This video has been identified by Epilepsy Action to potentially trigger seizures for people with photosensitive epilepsy. Viewer discretion is advised.”Scav…
VOCALS / INSTRUMENTATION
Dustin Kensrue has a way of producing the smokiest and gravely of tones, yet on the flipside can croon and hum as soft as the breeze. He emits a jaw dropping level of emotion with every word, that is scarcely felt from other vocalists, bringing that much more attention to the messages he wishes to convey. The mental picture brought forth during the verses and choruses of the rain shimmering in the sun is swiftly torched by the intensity of his almost-screams during the parting words of the song. On “Dandelion Wine” we hear Kensrue sing in hushed tones during the opening verse, lulling the listener with an almost lullaby-like calmness. Almost to reflect the sense one would get in cold in wintery surroundings. Yet, during the choruses his resonance warms up with the sense that the ice is melting away. “The Dreamer” finds Kensrue delivering a spoken word/chant harkening the listener’s ears to perk in a sudden all-focused attention to the fact that no matter what anyone tells you, you can always find your own deeper meaning in any so-called ‘truth’ that one’s attempting to force-feed your heart and soul. It’s the range of both sounds and emotions that ooze from the voice of Kensrue that always has been and always will be so deeply touching.
For some time now, Thrice have developed a knack for making the most subtle nuances and simplistic stylings of their instrumentals sound so much more complex and rich than what the listener might initially hear. If they truly attune their sense of hearing to all of the textures and layers of any given song, they’ll find there’s so much more than meets the ear ( 😉 ). This is no different on Horizons / East. From the hauntingly beautiful and cascading piano on “Unitive/East” that for me brought to mind that scene in the Jim Henson classic, Labyrinth, towards the end when Sarah defeats the Goblin King and all that surrounds here seems to shatter into a million little pieces of glass reflecting all she had done and accomplished in the way and she falls down to the beautiful reality in which she has lived all along. I know, that’s a drawn out and odd metaphor, and yet to me it’s so fitting. When you find what definitively brings you peace and harmony, all that was once black is brought to light. Perhaps it’s the electronic beats and tones and odd 7/8 time signature that has everyone comparing “Robot Soft Exorcism” to the Kid A era of Radiohead (and I hate to be yet another reviewer who’s probably even simply and briefly spoke about it, even without using the comparison), yet what I hear through the pairing of those electronic flourishes and your more standard instruments (and with the accompanying words) is a band who’s trying to wake the world from their mechanized lifestyles to see there’s a much larger world out there, that is in dire need of our love and attention. Aside from what has already been said about “Northern Lights” with its math equation inspired riffing and jazzy beats, they all amalgamate to create an almost tangible aurora right in the comfort of your own home. Inspiring us to actually create a better world, indeed.
COMPOSITION / PRODUCTION
It seems so infrequent these days that you hear an album where you can truly feel to your core that the artists have put literally everything they have into it. Horizons / East is one of those rarities that absolutely makes the listener appreciate every single facet of every single moment. From building their very own studio to challenging one another to tasks in the hopes of igniting the utmost creativity is both mind blowing and inspiring. When you truly listen to this album (and not just run through the songs) you get a phenomenal sense of the insane amount of sheer effort and ingenuity that went into creating each song. No stone was left unturned, ultimately resulting in an album that to say is well written would be grossly misrepresenting how amazing it really is.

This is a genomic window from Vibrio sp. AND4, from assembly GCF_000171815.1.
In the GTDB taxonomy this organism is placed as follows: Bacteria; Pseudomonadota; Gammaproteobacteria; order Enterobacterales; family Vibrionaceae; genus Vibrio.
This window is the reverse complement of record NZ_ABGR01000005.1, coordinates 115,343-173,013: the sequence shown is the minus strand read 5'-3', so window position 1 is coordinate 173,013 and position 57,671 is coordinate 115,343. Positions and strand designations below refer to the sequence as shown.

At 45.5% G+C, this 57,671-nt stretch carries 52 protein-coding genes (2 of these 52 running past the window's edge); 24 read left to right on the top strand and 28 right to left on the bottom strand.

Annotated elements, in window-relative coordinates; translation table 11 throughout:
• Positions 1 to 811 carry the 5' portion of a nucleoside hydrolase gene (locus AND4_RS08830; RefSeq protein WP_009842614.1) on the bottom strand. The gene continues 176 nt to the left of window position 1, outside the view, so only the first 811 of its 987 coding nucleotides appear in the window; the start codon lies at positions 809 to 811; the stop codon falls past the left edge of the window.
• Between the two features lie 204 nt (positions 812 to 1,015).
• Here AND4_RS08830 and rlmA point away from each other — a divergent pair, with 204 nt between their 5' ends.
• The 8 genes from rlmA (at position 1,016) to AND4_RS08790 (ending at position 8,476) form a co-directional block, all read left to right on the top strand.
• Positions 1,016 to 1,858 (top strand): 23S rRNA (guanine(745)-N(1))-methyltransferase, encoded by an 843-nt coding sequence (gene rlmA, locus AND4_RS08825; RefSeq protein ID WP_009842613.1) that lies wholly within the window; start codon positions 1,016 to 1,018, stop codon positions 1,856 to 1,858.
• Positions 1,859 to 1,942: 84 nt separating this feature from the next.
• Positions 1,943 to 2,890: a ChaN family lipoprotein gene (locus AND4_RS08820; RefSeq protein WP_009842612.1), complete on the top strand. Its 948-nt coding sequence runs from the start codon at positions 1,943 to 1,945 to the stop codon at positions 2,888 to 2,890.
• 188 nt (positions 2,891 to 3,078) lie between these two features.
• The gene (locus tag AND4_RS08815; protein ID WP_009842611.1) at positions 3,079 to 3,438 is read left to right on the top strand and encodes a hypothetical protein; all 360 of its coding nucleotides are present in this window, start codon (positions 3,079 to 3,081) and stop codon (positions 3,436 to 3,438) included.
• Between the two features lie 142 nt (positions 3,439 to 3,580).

Adding to the fact that Thrice is absolutely one of the most creative and ground breaking alternative rock bands of the last many years, Horizons / East was also self-produced. Who better could fine tune every single sound to exactly what your heart says it should be than the ones who created said sounds. The album is airy and spacey at times, while at others it’s grounded and earthy. As I said, no stone was left unturned, and the production value was a stone that was moved again and again, always in perfect placement.
“Summer Set Fire to the Rain” by @Thrice from the album ‘Horizons / East’, available September 17Pre-order at https://thrice.ffm.to/horizonseastVideo by Rob …
This is the first time I’ve ever had the opportunity and absolute pleasure of reviewing a Thrice album. As I previously stated, they have been my favorite band for years and it was with the Alchemy Index albums that I truly was snagged as a lifelong fan. To be able to witness a band such as Thrice who are ever evolving and always strive to create something that will break all molds is honestly an astonishing treat. How fitting that I was able to review the album that focuses on all things being interconnected. This album brings back nods to the Vheissu and Beggars era, while incorporating moments of To Be Everywhere Is to Be Nowhere and Palms, while undoubtedly mixing in all new sonic soundscapes and ideas. Expect the unexpected should be the fan motto for Thrice, and with a sister album potentially on the way, one could only fathom what might be in store (of course only to have all previously conceived notions abolished in the best way possible), but for now relish the moments you have with this magnificent album. Because it is truly something special and whether you’re an old or new fan, you will have something to connect with, and something to pass onto others.